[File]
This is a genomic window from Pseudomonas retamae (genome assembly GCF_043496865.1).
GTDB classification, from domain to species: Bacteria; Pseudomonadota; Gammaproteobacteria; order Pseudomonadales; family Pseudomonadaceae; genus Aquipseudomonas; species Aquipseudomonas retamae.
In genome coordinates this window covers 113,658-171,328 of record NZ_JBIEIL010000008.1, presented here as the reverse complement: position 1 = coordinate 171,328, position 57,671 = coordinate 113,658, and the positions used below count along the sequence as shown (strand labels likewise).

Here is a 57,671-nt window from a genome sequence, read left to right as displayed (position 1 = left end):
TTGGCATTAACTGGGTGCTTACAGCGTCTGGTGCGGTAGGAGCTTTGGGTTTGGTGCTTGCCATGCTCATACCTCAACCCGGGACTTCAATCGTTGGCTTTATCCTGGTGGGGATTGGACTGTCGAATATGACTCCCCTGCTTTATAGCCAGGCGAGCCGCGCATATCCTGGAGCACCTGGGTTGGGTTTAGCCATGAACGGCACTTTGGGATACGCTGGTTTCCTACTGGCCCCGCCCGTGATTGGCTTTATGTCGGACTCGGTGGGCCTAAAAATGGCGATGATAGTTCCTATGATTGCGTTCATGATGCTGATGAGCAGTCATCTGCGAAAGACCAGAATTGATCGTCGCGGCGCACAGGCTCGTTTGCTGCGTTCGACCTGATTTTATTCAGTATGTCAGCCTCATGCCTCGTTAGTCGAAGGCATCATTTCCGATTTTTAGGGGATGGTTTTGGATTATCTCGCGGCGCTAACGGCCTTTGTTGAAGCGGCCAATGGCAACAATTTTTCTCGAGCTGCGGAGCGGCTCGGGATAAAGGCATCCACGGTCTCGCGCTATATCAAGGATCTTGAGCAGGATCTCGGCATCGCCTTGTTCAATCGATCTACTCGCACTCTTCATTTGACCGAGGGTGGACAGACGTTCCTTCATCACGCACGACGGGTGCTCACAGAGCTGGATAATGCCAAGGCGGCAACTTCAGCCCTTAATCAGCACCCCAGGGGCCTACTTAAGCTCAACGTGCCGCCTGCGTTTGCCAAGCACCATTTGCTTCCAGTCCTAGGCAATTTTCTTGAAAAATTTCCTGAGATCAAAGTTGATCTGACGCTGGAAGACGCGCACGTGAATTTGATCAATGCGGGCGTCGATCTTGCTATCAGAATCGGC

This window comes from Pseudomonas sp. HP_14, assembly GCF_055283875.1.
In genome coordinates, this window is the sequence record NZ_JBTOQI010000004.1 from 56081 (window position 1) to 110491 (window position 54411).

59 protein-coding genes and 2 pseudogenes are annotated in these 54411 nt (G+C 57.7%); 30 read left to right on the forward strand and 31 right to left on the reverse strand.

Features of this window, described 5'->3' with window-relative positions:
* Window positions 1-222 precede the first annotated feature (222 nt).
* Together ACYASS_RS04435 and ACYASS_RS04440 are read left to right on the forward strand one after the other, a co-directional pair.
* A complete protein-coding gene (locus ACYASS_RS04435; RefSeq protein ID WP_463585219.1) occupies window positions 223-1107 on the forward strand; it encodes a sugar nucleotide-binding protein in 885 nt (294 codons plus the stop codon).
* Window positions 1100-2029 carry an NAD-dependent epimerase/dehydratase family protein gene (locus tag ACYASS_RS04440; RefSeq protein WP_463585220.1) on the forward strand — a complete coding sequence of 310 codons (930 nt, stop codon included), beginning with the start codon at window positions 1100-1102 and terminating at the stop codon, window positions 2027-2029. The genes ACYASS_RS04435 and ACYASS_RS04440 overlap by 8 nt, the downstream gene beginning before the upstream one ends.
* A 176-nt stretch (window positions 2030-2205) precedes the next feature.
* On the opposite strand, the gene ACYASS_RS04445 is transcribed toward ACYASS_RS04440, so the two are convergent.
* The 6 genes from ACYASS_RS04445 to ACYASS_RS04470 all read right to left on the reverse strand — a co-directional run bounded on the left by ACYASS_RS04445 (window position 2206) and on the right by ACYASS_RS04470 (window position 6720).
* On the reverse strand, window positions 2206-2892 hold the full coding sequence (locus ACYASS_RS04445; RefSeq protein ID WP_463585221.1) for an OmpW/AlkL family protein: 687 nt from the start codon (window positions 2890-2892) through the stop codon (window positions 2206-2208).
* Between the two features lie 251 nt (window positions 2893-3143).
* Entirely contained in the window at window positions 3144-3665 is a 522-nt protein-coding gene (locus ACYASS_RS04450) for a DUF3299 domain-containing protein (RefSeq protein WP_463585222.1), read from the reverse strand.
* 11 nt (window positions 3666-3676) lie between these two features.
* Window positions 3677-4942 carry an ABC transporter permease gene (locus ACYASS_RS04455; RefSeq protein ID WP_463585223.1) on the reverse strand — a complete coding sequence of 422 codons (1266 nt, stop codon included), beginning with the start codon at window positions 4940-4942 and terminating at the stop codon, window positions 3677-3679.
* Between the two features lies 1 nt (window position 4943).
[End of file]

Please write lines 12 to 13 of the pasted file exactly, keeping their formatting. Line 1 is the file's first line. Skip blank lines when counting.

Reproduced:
* A complete protein-coding gene (locus ACYASS_RS04435; RefSeq protein ID WP_463585219.1) occupies window positions 223-1107 on the forward strand; it encodes a sugar nucleotide-binding protein in 885 nt (294 codons plus the stop codon).
* Window positions 1100-2029 carry an NAD-dependent epimerase/dehydratase family protein gene (locus tag ACYASS_RS04440; RefSeq protein WP_463585220.1) on the forward strand — a complete coding sequence of 310 codons (930 nt, stop codon included), beginning with the start codon at window positions 1100-1102 and terminating at the stop codon, window positions 2027-2029. The genes ACYASS_RS04435 and ACYASS_RS04440 overlap by 8 nt, the downstream gene beginning before the upstream one ends.